Now let’s say you’re the plaintiff in a civil case. You’re trying to prove that your neighbor’s dog took a bite out of your thigh. The burden of proof still exists — and the onus is on you to make the case — but you don’t have to prove the facts beyond reasonable doubt.

For example, California Civil Jury Instruction 200 says: “A party must persuade you [the jury], by the evidence presented in court, that what he or she is required to prove is more likely to be true than not true. This is referred to as ‘the burden of proof.’”

In other words, the plaintiff and the plaintiff’s counsel still must convince the jury (in cases where a jury is required) or the judge (in cases where a jury is not required) of the defendant’s guilt. Should the jury or judge be convinced, then it is likely (according to law) that the defendant is actually guilty. Or rather, it is more likely than unlikely. That’s the burden of proof for civil cases. 

This is unfortunate for many defendants who appear guilty but aren’t. It’s also unfortunate for the judicial process in general, because the low burden of proof for civil litigation is one of the reasons why there are so many frivolous cases in the United States. 

Should You Represent A Case Yourself?

Imagine this: Someone tailgates your vehicle on the highway. You need to make a sudden stop. The car behind you can’t stop in time, so they tap your bumper. Even though there doesn’t seem to be any damage, you do it the right way. You call the police. You take the other individual’s information. You call your insurance adjuster to report the accident.

The next day, you see a doctor for minor neck pain. Your insurance takes care of the lion’s share of the cost. You only need to cough up a few bucks for the copay and then a few more for prescription painkillers. 

But you don’t think you should have to pay even a few bucks for an accident someone else caused.

And you’re right! But should you retain a personal injury lawyer for such a small claim, or can you represent yourself in a small claims court to recoup damages? In this case, you might be okay representing yourself. There were no excessive damages. The pain and medical costs were minimal. The police and insurance adjusters both reported the other driver’s fault. A judge will see that — or maybe it’s enough to simply ask the other person to pay for your bills. An out-of-court settlement is always in your best interest, of course.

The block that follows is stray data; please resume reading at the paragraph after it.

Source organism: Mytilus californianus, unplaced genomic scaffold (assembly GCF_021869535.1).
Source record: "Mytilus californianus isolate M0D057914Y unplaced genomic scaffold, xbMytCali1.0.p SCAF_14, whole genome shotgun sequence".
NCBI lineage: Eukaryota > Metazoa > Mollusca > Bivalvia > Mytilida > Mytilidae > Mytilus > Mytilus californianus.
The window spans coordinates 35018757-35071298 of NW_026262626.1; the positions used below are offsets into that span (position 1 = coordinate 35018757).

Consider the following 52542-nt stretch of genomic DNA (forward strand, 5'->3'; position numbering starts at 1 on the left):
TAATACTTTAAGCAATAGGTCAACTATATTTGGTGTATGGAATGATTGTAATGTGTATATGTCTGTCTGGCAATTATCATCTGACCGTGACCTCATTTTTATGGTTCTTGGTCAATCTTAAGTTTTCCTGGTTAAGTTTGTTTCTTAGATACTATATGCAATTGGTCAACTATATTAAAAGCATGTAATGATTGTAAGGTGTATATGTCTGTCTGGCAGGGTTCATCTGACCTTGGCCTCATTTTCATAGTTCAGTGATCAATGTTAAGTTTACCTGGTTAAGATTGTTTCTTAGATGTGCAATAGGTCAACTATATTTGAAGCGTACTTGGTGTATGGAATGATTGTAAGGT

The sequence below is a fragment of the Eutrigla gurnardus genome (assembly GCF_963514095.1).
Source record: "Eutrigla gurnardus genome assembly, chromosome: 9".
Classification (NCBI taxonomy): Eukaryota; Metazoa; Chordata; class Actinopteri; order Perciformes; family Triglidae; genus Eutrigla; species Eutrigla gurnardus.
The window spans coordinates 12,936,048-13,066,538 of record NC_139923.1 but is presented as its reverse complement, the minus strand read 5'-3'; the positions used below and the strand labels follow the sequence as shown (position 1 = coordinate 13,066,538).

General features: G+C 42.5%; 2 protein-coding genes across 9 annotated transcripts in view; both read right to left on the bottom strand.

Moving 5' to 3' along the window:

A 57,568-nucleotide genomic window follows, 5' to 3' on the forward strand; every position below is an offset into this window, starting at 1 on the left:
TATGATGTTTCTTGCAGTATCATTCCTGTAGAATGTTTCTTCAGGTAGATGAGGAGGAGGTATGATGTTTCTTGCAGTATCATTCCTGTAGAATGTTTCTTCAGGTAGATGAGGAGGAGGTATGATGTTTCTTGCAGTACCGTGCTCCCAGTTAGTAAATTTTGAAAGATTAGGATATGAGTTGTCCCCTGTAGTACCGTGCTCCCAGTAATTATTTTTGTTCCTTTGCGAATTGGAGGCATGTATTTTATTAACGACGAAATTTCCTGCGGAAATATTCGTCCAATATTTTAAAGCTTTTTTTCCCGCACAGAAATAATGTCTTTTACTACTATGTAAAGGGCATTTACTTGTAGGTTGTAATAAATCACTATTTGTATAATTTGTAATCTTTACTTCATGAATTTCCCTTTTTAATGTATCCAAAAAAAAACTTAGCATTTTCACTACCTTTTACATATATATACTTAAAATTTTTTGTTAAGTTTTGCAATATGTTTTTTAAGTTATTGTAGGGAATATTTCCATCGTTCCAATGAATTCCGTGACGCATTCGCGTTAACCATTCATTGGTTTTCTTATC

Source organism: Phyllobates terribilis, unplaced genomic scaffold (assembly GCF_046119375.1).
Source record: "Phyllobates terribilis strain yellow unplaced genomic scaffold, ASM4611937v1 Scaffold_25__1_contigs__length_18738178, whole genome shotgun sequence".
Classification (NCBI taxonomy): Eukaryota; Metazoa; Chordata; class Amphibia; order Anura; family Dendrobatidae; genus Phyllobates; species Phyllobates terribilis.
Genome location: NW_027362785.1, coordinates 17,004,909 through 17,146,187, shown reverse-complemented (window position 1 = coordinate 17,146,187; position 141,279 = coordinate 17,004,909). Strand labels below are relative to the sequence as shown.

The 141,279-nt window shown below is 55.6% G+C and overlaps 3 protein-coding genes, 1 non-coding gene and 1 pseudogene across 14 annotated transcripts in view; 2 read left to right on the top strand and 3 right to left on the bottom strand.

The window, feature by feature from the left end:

But let’s say that the driver didn’t own his vehicle or worked for a larger company. You might be better off suing the company — and that’s when you might need a personal injury lawyer. It’s highly unlikely a company will consider a settlement with someone representing their own interests. This is primarily because they know you don’t know the nuances of the law. You can’t do any real damage on your own.

But lawyer up, and they suddenly might be in more of a talking mood. The good news is this. Many personal injury lawyers just starting out are looking for quantity over quality because that’s all there is available before they prove themselves. But those lawyers are qualified enough to handle your case — and you should let them.

Can I Sue Because Of The EMT Response To An Accident?

Earlier in December there was a crash in Massachusetts between a Hyundai SUV and Jeep Wrangler. One was transported to a hospital where she died. The other was a Vermont resident but survived. The deceased is thought to be at fault for causing the accident. Subsequent to the crash, there were whispers that the EMT response may have been partly to blame for the death. Could her family members sue?

The Worcester, MA car accident is only an example. Not every accident is the same. Sometimes the EMT response requires certain actions that other times would not be necessary.

The most obvious thing to do if you believe you were injured by an EMT’s care is to call a personal injury or medical malpractice lawyer — your case could fall under either practice area. Your lawyer will have a number of questions, so it helps if you write down all the details before you make the call. Compile medical bills, witness statements, and write down what police and doctors said after the accident.